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18 November 2013 - What's new

18 November 2013
  • 'Indeed, what is a ‘book life'? Author Jeff VanderMeer sees the ‘book' as any creative project requiring text, be it a traditional print book, an e-book or a podcast. The aim is to do things that support that book life in a positive way rather than undermining it. And the point of Booklife is to provide a strategic and tactical guide to being a writer in contemporary times. It is not a how-to guide to creating a blog or website, nor is it an instructional manual about writing. Instead, Booklife is a more subtle examination of the business of being a writer, intended to help the reader to create a modus operandi that works for them' Our reviewer looks at Jeff VanderMeer's Booklife.
  • After eight years of litigation over Google's scanning of more than 20 million books in libraries, Judge Denny Chin has come down in their favour: ‘Google's use of the copyrighted works is highly transformative. Google Books digitizes books and transforms expressive text into a comprehensive word index that helps readers, scholars, researchers, and others find books...' News Review
  • This week's links are an interesting mix: Is the Western Publishing Industry Institutionally Racist? | PP Wong, Why we love loooong novels -, BookBrunch - Vanitas vanitatum... or how I learnt to love self-publishing and two links to stories on the Google story in this week's News Review, Google Books ruling is a huge victory for online innovation and Why Google's Fair Use Victory In Google Books Suit Is A Big Deal--And Why It Isn't - Forbes.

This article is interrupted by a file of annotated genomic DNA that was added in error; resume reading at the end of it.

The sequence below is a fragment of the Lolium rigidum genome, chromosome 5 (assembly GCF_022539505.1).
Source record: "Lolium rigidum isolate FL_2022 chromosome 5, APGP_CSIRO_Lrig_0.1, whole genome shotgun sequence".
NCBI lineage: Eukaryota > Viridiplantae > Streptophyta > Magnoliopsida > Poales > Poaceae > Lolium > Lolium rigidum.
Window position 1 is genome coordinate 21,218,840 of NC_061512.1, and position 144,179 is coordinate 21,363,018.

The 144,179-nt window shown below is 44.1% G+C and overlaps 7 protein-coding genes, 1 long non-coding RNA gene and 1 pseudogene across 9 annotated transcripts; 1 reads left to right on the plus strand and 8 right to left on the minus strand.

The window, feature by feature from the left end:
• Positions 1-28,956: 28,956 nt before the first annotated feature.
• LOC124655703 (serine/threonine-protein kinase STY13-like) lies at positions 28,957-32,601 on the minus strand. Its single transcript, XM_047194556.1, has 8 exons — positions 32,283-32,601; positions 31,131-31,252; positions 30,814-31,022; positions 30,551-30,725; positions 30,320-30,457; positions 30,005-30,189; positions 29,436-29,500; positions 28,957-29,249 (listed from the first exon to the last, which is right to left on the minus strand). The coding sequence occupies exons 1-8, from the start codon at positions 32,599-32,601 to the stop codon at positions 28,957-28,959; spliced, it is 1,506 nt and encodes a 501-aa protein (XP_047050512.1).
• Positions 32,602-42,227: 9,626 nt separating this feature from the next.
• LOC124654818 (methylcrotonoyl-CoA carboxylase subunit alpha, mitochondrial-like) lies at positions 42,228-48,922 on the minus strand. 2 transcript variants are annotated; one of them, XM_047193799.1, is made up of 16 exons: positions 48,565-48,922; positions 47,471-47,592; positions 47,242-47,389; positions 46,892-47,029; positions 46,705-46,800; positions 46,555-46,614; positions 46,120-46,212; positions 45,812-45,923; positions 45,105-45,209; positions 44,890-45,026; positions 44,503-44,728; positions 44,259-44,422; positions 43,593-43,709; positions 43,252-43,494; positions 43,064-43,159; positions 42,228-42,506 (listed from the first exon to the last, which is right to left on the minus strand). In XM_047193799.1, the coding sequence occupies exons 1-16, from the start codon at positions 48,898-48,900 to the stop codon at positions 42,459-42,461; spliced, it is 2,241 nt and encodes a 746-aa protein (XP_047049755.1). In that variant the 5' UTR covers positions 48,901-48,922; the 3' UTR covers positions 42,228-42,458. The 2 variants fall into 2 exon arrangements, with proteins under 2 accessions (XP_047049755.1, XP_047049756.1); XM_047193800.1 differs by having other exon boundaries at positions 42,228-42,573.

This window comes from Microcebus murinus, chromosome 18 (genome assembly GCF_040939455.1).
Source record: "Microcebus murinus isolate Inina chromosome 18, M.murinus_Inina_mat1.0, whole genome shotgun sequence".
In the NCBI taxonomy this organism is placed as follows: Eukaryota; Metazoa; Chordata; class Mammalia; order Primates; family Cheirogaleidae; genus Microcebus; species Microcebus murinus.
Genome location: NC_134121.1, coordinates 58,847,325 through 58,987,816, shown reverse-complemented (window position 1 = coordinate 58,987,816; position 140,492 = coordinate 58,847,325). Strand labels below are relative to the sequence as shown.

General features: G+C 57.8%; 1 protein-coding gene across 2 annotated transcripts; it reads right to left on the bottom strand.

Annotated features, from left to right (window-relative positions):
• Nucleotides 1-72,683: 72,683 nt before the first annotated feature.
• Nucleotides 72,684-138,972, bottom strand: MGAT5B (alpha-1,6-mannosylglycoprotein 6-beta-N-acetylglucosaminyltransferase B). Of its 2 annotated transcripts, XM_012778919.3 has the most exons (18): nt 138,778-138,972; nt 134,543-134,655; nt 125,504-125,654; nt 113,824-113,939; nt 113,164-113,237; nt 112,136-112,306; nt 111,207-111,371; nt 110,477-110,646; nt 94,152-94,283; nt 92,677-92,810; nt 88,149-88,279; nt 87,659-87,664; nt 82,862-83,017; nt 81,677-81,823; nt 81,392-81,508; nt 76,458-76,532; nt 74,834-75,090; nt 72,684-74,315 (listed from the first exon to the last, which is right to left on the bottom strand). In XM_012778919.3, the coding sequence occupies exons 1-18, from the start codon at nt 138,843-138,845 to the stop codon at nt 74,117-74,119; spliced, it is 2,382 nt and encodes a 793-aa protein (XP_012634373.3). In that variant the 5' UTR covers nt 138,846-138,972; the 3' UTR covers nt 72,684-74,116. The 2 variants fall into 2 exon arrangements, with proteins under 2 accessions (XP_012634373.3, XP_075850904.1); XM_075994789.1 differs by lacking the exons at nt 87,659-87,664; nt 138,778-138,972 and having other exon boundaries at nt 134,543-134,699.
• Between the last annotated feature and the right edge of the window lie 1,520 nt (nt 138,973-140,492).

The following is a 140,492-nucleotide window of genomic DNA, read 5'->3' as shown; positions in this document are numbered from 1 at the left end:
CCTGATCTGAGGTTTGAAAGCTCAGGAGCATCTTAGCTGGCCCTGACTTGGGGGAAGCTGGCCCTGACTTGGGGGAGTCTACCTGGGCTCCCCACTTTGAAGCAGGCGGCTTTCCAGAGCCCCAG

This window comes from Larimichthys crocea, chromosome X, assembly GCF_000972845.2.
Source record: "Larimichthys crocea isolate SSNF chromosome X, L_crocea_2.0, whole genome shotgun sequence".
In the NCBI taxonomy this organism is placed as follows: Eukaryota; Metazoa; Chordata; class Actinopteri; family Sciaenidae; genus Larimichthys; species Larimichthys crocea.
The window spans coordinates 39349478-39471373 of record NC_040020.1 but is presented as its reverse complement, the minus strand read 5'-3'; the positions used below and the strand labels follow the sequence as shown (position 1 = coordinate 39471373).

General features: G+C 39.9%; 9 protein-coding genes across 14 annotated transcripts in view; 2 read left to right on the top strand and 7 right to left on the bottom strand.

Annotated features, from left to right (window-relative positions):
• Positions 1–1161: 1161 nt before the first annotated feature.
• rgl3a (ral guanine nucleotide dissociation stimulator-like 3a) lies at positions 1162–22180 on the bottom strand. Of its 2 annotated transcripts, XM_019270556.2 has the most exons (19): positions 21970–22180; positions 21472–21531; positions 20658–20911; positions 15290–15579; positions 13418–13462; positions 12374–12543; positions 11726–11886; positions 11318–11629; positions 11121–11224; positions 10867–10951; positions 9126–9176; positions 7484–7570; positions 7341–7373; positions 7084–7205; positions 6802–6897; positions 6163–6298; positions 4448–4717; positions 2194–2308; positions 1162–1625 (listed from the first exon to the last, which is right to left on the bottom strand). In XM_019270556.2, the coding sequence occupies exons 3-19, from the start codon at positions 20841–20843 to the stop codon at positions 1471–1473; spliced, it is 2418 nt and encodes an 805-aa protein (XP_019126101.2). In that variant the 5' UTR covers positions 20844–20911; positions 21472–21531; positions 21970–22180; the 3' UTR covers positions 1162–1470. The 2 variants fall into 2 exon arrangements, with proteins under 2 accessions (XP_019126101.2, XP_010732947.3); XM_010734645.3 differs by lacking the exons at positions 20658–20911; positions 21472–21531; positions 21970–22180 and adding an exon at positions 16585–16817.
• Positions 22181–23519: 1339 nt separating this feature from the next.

• This week's Comment is from Philip Jones, the editor of the Bookseller: 'Contrary to what some media outlets reported last week e-books haven't killed off any publishers: in fact in the main they have led to increased profit margins. E-book growth has largely sustained trade publishers during the latter years of the big recession, and even if they do now, as some say, 'plateau', profit margins may continue to grow as publishers learn to better manage their inventories and working capital across the rest of their business.'
  • Our Health Hazards series is well worth exploring if you've ever had problems with Carpal Tunnel Syndrome from all that time spent at the keyboard, or any of the other hazards of a writer's life.
  • We are all mourning the death of the wonderful Doris Lessing, the Nobel prizewinner who really understood women's lives. This Margaret Atwood article from the Guardian sums up her life and work.
  • 'Of the things which man can do or make here below, by far the most momentous, wonderful and worthy are the things we call Books!' Thomas Carlyle in our Writers' Quotes.